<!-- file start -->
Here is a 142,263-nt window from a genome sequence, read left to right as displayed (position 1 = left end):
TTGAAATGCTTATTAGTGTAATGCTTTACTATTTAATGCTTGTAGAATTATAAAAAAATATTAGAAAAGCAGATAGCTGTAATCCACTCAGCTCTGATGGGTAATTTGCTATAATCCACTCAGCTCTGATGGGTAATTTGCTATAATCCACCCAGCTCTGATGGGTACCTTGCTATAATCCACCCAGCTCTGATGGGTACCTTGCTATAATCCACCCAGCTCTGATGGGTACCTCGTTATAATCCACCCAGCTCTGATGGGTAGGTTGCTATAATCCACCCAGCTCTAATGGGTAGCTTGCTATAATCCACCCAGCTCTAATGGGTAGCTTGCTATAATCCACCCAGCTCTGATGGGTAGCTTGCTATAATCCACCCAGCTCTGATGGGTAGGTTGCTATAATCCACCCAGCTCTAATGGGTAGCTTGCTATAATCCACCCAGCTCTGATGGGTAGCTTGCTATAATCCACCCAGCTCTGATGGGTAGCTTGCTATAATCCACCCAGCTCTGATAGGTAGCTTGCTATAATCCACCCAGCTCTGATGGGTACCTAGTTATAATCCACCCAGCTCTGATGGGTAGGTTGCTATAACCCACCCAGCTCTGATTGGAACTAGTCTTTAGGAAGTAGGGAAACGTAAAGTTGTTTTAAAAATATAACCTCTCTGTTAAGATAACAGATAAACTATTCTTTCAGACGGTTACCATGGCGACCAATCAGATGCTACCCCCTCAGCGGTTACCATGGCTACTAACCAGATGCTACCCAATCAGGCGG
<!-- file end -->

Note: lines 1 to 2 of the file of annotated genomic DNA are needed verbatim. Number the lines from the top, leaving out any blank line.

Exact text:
Here is a 142,263-nt window from a genome sequence, read left to right as displayed (position 1 = left end):
TTGAAATGCTTATTAGTGTAATGCTTTACTATTTAATGCTTGTAGAATTATAAAAAAATATTAGAAAAGCAGATAGCTGTAATCCACTCAGCTCTGATGGGTAATTTGCTATAATCCACTCAGCTCTGATGGGTAATTTGCTATAATCCACCCAGCTCTGATGGGTACCTTGCTATAATCCACCCAGCTCTGATGGGTACCTTGCTATAATCCACCCAGCTCTGATGGGTACCTCGTTATAATCCACCCAGCTCTGATGGGTAGGTTGCTATAATCCACCCAGCTCTAATGGGTAGCTTGCTATAATCCACCCAGCTCTAATGGGTAGCTTGCTATAATCCACCCAGCTCTGATGGGTAGCTTGCTATAATCCACCCAGCTCTGATGGGTAGGTTGCTATAATCCACCCAGCTCTAATGGGTAGCTTGCTATAATCCACCCAGCTCTGATGGGTAGCTTGCTATAATCCACCCAGCTCTGATGGGTAGCTTGCTATAATCCACCCAGCTCTGATAGGTAGCTTGCTATAATCCACCCAGCTCTGATGGGTACCTAGTTATAATCCACCCAGCTCTGATGGGTAGGTTGCTATAACCCACCCAGCTCTGATTGGAACTAGTCTTTAGGAAGTAGGGAAACGTAAAGTTGTTTTAAAAATATAACCTCTCTGTTAAGATAACAGATAAACTATTCTTTCAGACGGTTACCATGGCGACCAATCAGATGCTACCCCCTCAGCGGTTACCATGGCTACTAACCAGATGCTACCCAATCAGGCGG